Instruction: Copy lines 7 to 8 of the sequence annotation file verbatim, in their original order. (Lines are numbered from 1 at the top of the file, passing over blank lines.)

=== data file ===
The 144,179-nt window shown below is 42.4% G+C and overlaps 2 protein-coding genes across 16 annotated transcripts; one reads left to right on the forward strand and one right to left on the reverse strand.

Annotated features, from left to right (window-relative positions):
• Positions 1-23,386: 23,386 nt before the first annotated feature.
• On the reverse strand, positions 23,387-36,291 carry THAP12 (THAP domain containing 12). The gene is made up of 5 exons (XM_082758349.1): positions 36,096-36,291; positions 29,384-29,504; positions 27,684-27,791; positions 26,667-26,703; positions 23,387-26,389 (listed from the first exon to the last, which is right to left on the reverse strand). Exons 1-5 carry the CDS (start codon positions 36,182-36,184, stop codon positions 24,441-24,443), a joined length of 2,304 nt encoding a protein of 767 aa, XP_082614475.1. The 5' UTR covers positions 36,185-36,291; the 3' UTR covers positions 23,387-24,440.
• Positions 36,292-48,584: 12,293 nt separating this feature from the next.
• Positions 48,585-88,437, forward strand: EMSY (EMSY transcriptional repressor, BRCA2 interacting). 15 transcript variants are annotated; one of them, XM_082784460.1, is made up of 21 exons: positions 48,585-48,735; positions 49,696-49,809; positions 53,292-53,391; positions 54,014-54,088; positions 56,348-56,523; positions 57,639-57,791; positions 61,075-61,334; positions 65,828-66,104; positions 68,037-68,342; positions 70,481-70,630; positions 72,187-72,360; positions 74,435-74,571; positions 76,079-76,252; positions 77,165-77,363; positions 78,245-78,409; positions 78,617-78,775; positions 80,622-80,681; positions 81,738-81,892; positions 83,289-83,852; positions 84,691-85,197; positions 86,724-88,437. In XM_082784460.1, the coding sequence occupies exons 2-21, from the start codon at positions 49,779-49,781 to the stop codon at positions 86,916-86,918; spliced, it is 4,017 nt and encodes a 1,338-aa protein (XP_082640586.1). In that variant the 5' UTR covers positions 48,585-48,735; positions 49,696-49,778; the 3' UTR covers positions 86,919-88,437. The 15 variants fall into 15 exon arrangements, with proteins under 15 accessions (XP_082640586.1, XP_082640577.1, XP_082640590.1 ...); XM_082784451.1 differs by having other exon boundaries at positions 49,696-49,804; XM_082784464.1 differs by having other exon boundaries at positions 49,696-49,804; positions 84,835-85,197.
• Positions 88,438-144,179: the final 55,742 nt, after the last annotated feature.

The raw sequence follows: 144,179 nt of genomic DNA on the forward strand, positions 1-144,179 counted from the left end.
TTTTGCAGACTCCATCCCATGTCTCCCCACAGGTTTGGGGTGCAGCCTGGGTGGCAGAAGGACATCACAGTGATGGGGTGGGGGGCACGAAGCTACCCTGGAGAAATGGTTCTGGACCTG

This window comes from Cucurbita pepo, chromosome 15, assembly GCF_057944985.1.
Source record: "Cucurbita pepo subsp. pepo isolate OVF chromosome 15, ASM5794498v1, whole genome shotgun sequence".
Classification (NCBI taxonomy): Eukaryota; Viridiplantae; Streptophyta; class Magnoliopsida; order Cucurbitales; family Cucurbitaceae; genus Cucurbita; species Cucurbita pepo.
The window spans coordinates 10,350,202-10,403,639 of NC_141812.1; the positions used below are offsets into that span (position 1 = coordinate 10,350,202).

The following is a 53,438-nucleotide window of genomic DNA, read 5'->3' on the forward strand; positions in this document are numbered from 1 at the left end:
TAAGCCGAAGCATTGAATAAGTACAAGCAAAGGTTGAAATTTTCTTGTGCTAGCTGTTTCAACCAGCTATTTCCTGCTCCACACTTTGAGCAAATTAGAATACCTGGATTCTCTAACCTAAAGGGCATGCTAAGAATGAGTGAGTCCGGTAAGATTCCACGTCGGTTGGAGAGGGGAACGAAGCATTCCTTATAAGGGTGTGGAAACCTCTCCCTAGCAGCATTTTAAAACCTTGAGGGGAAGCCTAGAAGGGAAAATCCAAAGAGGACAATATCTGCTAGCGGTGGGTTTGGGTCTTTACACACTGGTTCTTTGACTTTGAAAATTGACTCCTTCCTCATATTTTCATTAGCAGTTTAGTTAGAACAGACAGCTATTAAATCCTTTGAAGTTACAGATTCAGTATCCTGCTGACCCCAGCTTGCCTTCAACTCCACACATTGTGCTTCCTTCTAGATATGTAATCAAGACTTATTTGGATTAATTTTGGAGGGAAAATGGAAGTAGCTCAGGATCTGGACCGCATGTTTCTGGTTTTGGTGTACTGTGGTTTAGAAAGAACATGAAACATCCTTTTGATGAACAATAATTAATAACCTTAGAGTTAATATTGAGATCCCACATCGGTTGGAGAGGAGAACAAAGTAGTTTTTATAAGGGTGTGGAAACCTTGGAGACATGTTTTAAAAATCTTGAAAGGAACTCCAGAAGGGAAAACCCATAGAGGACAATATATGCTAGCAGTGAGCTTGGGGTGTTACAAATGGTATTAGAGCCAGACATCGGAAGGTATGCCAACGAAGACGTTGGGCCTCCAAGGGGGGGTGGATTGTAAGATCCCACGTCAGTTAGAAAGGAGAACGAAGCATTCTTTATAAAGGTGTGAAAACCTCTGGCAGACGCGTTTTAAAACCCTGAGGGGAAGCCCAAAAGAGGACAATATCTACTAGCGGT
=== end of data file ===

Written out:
• Positions 88,438-144,179: the final 55,742 nt, after the last annotated feature.

The raw sequence follows: 144,179 nt of genomic DNA on the forward strand, positions 1-144,179 counted from the left end.